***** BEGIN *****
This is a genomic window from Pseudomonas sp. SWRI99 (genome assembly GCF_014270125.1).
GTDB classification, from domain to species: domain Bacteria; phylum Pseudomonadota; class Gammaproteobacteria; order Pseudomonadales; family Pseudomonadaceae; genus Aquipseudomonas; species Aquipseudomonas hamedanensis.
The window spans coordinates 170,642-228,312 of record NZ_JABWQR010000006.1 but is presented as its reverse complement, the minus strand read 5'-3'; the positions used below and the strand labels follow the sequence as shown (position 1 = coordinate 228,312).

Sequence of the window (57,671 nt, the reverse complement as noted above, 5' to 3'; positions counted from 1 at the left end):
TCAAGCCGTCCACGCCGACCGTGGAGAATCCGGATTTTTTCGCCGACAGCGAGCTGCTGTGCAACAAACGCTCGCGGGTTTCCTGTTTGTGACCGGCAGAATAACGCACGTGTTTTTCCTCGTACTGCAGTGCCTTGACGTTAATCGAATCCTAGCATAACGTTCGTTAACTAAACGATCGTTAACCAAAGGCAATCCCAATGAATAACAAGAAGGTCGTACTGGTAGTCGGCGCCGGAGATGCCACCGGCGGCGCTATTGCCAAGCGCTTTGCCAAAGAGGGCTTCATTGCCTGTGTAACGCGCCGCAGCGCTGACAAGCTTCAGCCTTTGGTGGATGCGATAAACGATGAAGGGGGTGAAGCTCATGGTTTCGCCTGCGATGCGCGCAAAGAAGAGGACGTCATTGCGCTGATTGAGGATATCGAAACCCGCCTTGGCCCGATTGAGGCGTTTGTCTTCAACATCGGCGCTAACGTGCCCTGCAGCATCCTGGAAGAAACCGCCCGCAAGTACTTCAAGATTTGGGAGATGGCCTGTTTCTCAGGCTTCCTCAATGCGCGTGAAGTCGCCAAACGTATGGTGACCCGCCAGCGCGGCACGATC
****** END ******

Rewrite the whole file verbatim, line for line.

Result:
This is a genomic window from Pseudomonas sp. SWRI99 (genome assembly GCF_014270125.1).
GTDB classification, from domain to species: domain Bacteria; phylum Pseudomonadota; class Gammaproteobacteria; order Pseudomonadales; family Pseudomonadaceae; genus Aquipseudomonas; species Aquipseudomonas hamedanensis.
The window spans coordinates 170,642-228,312 of record NZ_JABWQR010000006.1 but is presented as its reverse complement, the minus strand read 5'-3'; the positions used below and the strand labels follow the sequence as shown (position 1 = coordinate 228,312).

Sequence of the window (57,671 nt, the reverse complement as noted above, 5' to 3'; positions counted from 1 at the left end):
TCAAGCCGTCCACGCCGACCGTGGAGAATCCGGATTTTTTCGCCGACAGCGAGCTGCTGTGCAACAAACGCTCGCGGGTTTCCTGTTTGTGACCGGCAGAATAACGCACGTGTTTTTCCTCGTACTGCAGTGCCTTGACGTTAATCGAATCCTAGCATAACGTTCGTTAACTAAACGATCGTTAACCAAAGGCAATCCCAATGAATAACAAGAAGGTCGTACTGGTAGTCGGCGCCGGAGATGCCACCGGCGGCGCTATTGCCAAGCGCTTTGCCAAAGAGGGCTTCATTGCCTGTGTAACGCGCCGCAGCGCTGACAAGCTTCAGCCTTTGGTGGATGCGATAAACGATGAAGGGGGTGAAGCTCATGGTTTCGCCTGCGATGCGCGCAAAGAAGAGGACGTCATTGCGCTGATTGAGGATATCGAAACCCGCCTTGGCCCGATTGAGGCGTTTGTCTTCAACATCGGCGCTAACGTGCCCTGCAGCATCCTGGAAGAAACCGCCCGCAAGTACTTCAAGATTTGGGAGATGGCCTGTTTCTCAGGCTTCCTCAATGCGCGTGAAGTCGCCAAACGTATGGTGACCCGCCAGCGCGGCACGATC